|Level: B2, C1
|Language focus: modal auxiliaries, expressing opinions, questions
|Exercise: Discussion questions in the post
As a parent, I find I am sometimes in a sad little loop of not feeling good enough, looking for parenting advice, then trying that advice and being exhausted by the amount of energy it takes to be that good version of myself and returning to square one.
One example of this is the choice paradox. Many parenting books will tell you it’s a good practice to give your children choices rather than always dictating. Like when kids are picky eaters, give them a choice of vegetables. Or when they put up a fuss to get their winter clothes on, give them a choice of mittens, scarves and hats. The premise is that children resist because they need to have freedom (or the illusion of it). If you have tried this parenting method, you know that it will only take you so far before you are exhausted and your kids figure out that the options don’t really interest them.
Retail and marketing also leverage this concept as a key selling point. Seemingly attractive retailers are often those who offer choices, variety and options. But is this making our lives easier or more complicated? Are we making ourselves exhausted with the number of choices and like our children coming to the conclusion that many options just don’t interest us that much? Barry Schwartz’s Ted Talk questions whether we, like our children, are just under the illusion of freedom when in reality we are simply more confused and eventually disengaged.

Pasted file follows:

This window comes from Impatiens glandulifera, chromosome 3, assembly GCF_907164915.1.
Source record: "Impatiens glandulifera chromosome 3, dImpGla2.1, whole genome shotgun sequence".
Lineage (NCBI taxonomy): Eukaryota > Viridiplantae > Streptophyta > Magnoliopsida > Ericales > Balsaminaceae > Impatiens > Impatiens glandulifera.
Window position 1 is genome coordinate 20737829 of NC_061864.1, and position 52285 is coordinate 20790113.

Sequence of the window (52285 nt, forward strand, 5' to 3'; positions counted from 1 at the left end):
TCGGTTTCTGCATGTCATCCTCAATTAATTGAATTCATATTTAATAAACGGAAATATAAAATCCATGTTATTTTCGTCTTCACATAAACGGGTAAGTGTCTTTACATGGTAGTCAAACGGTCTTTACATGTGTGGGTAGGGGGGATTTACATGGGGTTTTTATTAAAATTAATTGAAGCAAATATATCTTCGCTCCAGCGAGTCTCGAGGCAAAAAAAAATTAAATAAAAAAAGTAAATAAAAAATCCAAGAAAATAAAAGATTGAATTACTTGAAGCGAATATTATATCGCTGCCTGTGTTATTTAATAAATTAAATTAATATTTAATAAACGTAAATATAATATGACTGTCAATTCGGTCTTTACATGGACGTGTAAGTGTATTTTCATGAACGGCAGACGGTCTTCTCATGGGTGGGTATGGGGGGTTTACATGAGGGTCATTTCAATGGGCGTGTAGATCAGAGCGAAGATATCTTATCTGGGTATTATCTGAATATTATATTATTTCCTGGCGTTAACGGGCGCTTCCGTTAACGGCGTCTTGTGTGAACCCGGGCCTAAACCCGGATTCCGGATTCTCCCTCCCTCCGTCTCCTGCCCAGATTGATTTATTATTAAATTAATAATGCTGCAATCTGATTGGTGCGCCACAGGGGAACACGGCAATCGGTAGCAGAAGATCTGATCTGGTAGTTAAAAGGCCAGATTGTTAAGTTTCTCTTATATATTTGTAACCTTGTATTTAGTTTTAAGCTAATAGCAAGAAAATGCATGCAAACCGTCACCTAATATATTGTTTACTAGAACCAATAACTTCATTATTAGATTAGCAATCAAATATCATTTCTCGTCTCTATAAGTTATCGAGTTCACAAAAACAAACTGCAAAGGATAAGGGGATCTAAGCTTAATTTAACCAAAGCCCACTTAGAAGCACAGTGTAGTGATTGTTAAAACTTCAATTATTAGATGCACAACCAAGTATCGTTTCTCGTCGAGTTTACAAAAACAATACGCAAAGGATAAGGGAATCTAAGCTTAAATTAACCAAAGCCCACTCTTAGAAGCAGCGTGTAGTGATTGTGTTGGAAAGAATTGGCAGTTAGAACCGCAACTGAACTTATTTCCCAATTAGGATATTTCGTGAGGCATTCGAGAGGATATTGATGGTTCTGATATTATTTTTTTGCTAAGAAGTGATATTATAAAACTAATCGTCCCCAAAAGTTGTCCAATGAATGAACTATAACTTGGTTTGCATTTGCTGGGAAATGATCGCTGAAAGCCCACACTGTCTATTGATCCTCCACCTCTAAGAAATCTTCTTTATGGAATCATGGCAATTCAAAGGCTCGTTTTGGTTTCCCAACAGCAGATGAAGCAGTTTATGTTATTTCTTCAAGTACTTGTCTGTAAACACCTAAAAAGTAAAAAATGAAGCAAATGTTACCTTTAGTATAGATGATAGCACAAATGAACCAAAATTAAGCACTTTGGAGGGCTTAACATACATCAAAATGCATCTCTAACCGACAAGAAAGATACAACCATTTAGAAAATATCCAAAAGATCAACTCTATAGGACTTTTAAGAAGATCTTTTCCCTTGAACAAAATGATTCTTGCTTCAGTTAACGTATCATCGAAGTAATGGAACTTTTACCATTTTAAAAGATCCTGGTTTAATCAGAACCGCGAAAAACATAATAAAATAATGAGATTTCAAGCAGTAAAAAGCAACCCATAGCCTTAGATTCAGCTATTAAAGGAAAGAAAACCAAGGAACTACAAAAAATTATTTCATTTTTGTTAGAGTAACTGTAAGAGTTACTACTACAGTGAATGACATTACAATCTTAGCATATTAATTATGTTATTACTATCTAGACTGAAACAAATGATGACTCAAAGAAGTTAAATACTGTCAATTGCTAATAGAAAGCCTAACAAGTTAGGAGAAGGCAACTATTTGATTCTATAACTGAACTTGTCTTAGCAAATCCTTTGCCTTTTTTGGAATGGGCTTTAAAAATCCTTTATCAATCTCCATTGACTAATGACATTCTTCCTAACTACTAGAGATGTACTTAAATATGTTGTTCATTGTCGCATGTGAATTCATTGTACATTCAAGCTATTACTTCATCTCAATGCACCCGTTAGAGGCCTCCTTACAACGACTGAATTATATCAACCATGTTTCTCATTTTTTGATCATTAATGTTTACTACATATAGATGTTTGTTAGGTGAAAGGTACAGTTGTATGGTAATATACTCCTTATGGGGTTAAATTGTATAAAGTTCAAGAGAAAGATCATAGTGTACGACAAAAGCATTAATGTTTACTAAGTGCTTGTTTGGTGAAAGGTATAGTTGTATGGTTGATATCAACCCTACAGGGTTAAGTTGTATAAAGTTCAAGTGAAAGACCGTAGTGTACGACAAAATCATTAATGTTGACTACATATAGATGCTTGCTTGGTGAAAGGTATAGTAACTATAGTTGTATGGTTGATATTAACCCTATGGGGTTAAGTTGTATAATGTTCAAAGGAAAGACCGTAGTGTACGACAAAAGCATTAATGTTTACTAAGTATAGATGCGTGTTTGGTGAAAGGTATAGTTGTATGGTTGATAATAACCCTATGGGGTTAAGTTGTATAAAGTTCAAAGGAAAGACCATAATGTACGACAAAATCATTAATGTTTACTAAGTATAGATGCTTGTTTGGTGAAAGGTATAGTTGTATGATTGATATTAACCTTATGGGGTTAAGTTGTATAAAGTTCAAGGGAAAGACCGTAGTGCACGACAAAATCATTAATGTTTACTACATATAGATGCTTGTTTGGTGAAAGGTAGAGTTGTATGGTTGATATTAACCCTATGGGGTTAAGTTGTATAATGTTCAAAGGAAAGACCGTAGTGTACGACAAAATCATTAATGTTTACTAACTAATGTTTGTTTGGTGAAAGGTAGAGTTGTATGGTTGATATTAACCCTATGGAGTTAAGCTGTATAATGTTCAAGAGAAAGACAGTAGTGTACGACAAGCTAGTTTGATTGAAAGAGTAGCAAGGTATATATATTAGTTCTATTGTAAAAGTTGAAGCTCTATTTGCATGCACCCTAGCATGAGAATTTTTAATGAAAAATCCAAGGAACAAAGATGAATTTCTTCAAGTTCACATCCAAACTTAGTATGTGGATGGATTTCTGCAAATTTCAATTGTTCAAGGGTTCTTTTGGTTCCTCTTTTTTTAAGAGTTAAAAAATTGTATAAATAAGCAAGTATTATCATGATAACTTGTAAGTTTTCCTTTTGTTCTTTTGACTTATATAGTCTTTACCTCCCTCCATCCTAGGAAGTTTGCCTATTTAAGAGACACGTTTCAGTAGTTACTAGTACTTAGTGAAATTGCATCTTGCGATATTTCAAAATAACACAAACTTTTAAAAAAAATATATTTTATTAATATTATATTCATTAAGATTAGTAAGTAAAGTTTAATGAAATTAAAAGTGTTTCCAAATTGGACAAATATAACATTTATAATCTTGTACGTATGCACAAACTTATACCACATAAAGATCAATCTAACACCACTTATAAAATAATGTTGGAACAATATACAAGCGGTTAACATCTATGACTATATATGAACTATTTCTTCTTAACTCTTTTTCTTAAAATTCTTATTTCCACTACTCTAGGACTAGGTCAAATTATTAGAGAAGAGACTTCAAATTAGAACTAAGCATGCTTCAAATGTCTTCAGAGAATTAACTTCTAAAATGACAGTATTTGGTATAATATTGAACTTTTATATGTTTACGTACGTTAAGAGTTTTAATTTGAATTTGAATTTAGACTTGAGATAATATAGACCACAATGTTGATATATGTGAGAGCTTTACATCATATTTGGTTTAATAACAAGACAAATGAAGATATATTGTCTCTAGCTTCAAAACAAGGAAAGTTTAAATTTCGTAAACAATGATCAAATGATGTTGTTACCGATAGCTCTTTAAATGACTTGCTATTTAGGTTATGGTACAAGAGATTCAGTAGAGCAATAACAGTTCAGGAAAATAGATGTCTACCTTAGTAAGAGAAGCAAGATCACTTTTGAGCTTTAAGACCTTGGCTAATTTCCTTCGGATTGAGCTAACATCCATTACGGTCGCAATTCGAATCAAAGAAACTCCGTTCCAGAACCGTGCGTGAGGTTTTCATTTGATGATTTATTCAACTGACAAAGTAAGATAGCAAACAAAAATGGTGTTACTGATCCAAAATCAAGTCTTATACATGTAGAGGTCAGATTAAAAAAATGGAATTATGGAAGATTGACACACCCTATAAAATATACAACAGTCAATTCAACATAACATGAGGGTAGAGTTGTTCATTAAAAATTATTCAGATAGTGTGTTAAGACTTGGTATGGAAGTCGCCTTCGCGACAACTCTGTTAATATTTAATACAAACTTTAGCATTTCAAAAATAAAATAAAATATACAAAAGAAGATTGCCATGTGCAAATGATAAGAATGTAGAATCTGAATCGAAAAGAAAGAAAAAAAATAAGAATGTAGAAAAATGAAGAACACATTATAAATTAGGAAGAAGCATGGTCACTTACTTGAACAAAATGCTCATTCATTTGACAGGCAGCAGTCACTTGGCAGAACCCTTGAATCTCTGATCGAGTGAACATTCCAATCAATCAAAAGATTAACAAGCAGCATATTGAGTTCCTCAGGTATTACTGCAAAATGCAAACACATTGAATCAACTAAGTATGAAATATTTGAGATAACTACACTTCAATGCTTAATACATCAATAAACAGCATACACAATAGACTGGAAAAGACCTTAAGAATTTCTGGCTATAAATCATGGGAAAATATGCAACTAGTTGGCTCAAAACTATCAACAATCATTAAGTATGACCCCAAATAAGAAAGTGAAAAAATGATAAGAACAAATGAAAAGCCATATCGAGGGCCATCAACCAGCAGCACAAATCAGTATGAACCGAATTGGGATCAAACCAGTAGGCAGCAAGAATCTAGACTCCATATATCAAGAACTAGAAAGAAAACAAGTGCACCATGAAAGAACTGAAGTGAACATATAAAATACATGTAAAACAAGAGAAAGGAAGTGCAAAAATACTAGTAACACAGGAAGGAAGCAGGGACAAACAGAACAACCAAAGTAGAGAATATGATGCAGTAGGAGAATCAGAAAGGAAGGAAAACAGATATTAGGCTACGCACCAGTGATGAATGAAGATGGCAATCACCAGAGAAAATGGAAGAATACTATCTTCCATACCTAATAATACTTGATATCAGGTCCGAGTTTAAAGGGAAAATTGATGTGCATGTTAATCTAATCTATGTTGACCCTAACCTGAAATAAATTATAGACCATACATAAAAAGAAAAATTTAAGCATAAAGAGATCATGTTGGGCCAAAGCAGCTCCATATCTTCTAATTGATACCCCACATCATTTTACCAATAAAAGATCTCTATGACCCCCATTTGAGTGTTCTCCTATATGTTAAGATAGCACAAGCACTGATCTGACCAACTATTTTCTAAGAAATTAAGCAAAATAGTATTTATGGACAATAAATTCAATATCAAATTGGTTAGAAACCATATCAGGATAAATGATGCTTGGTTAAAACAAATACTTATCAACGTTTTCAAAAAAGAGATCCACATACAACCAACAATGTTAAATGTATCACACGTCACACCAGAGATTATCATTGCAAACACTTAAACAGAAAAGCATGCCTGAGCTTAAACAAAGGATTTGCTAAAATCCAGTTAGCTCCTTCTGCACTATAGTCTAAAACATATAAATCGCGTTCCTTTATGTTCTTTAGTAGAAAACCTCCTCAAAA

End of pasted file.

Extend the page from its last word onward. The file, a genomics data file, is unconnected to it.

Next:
I suggest you start the lesson by torturing your students with these Would you Rather statements. Perhaps pair them up and have them discuss their choices. Then, mix it up a bit and ask the other person to choose for you. Did you like letting someone choose? Did you agree?
The video: The Paradox of Choice by Barry Schwartz
I suggest you watch this in small snippets and do short Tell Backs along the way.
What concepts stand out in Schwartz’s talk?
What are the advantages of choice?
What are the two negative effects?
Why do we need experts?
What do you think Schwartz is telling us with the way he is dressed?
What are some of the events in his life that led to this conclusion?
Can you think of events in your life where you would have preferred to have less choice?
What are questions you have that you would prefer someone make a decision for you?
Talk about a choice you made that may have been ‘not good enough’ . What consequences did it have on your life?